A visit to Paris
Saturday, March 30th , 2013
I had three very enjoyable, old-school style meals in Paris this week. Taillevent served impeccable classical food in a slightly old-fashioned but cosy dining room. It is exactly as I remember it from previous visits, the food based on top quality ingredients, the cooking of a high standard. The very reasonably priced wine list was a bonus, and the service was faultless. This may no longer be graced with three Michelin stars, but the food tasted sublime to me.
Even better was Guy Savoy, where a lengthy tasting menu showcased high-grade technique with top-notch ingredients, from stunning peas, excellent truffles through to terrific sea bass. The service was perfect, and the only drawback is the very sizeable bill. However this is top of the range 3 star cooking, with some memorable dishes.
Tour d’Argent has a wonderful setting, looking out over the Seine and Notre Dame Cathedral. Its demotion some time ago to one Michelin star made me nervous about the food, but I needn’t have worried: the meal was of a high standard, with some particularly good morels and langoustines. There can be few prettier settings for a meal.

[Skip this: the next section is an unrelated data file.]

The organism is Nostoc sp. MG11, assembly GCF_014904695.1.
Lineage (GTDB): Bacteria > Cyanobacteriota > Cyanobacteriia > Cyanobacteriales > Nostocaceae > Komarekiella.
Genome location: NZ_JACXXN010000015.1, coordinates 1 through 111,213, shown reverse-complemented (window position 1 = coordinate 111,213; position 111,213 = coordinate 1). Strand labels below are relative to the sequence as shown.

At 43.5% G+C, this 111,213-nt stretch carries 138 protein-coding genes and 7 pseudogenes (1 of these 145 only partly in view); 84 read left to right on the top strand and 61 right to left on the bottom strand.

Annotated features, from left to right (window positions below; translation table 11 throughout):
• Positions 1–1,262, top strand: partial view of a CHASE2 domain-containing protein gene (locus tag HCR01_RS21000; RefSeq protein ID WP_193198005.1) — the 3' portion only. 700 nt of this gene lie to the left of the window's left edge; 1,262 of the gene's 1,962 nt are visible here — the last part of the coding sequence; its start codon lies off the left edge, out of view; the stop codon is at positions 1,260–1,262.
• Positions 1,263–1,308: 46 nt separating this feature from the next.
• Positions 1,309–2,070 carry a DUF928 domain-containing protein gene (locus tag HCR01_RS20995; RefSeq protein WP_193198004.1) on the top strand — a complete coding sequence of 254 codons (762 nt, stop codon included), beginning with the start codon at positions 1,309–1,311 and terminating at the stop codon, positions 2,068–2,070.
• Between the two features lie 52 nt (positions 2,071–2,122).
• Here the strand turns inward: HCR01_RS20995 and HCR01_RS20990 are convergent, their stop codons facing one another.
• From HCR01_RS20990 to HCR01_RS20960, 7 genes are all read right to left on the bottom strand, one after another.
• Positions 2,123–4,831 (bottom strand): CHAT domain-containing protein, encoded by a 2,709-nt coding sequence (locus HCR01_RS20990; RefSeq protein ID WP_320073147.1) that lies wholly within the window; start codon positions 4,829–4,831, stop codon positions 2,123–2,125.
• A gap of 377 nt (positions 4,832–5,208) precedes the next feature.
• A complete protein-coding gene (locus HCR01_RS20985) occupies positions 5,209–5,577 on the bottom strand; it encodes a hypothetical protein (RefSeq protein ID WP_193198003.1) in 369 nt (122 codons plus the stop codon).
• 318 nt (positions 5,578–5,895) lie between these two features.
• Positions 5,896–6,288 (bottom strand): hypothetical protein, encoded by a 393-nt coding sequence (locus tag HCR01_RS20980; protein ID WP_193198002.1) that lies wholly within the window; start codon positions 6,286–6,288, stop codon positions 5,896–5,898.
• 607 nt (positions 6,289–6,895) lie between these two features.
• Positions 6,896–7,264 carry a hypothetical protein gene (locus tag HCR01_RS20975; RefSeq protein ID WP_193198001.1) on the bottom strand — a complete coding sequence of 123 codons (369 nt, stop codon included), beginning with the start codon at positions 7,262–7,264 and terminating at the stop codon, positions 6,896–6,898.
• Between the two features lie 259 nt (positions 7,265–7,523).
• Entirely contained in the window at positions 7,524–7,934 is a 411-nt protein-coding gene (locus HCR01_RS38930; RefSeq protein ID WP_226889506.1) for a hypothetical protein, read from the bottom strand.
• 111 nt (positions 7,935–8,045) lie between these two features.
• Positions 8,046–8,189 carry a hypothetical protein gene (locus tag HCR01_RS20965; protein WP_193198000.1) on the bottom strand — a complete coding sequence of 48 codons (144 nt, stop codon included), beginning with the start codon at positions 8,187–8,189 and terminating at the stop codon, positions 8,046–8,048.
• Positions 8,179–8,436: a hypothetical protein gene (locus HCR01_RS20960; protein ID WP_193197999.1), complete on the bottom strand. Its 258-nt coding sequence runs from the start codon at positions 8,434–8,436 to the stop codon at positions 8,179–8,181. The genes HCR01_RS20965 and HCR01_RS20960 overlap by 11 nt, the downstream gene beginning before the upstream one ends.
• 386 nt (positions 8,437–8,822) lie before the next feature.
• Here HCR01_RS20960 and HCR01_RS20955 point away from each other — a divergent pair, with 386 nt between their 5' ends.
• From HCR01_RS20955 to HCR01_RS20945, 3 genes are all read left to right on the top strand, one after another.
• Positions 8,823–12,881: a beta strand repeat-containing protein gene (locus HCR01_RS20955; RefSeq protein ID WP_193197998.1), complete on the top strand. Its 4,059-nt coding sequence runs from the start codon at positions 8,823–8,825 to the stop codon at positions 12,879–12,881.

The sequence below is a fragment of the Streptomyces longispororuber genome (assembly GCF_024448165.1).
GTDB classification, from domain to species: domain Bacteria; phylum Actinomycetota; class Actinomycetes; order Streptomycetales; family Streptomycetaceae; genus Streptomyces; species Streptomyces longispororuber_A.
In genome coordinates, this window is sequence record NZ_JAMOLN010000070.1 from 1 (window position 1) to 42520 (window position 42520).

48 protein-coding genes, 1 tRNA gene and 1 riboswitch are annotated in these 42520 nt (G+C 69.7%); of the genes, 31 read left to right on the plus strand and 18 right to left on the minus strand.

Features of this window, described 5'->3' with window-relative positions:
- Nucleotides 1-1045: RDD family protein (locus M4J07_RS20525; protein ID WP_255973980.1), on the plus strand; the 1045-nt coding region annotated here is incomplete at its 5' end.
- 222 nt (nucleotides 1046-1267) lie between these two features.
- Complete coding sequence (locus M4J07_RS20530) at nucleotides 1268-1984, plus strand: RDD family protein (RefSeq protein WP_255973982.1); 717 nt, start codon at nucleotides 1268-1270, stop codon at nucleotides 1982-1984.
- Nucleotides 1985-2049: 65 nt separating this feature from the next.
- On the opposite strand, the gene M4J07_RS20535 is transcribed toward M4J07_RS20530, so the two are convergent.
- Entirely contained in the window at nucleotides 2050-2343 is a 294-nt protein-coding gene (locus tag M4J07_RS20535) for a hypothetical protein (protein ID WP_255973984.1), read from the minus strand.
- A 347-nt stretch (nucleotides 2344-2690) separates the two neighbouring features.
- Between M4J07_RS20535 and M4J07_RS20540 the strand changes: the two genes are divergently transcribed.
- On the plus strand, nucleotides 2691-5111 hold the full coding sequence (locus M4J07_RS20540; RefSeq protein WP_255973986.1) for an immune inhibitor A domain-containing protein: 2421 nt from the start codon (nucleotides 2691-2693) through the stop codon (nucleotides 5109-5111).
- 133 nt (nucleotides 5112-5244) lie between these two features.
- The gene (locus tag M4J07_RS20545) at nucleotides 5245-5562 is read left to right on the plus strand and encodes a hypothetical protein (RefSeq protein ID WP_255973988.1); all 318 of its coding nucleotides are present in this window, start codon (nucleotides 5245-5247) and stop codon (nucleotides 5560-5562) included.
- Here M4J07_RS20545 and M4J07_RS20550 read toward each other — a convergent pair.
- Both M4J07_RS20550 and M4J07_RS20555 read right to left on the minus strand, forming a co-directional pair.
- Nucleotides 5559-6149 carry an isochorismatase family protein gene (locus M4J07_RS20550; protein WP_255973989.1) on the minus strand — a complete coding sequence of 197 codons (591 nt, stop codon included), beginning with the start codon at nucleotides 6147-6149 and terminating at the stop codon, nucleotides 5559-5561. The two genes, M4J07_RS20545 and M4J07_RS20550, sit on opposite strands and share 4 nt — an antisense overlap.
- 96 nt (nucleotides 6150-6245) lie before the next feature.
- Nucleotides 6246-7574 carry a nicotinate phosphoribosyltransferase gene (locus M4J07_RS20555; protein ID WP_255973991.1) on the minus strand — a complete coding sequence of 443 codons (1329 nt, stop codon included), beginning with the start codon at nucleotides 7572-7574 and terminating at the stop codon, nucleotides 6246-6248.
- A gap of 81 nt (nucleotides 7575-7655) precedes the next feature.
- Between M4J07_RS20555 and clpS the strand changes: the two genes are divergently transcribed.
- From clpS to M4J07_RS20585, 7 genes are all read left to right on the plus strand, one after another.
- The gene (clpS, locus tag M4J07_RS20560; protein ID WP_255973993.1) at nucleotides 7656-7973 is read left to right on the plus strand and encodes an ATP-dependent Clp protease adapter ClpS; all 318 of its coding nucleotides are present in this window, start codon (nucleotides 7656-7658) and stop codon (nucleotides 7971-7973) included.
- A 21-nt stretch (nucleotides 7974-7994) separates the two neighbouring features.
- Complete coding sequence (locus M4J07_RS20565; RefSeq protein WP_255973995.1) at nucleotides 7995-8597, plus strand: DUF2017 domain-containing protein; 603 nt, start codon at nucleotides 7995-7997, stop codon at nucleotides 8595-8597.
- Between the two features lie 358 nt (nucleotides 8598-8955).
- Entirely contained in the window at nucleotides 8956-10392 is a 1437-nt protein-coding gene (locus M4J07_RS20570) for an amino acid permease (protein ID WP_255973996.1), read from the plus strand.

By contrast with the high quality ingredients on display in Paris, the meal at the bizarrely named “Ametsa with Arzak Instruction” back in London featured some dismal ingredients. I have eaten better scallops in cheap pubs, and both sea bass and hake were watery and tasteless. I find it bizarre that chefs who have worked at Arzak could produce such a lacklustre meal. The name of the restaurant sounds like something produced by Google Translate when it was hungover, and the food was no more coherent. With a tasting menu weighing in at £105 per person for dinner, this is somewhere that I will not be troubling with my custom again.
A top 100 restaurant list came out this week: not the San Pellegrino, which appears in late April, but that of Elite Traveler Magazine (full disclosure: I write articles for this magazine). Whilst all such lists are controversial, I like the approach here of basing it on paying reader feedback rather than votes of people in the trade or journalists on expense accounts. Personally I find the Elite list pretty credible relative to the much more actively marketed San Pellegrino list. The Elite list was well-publicised, and my comments on it appeared in The Metro, Daily Mail and the Sun.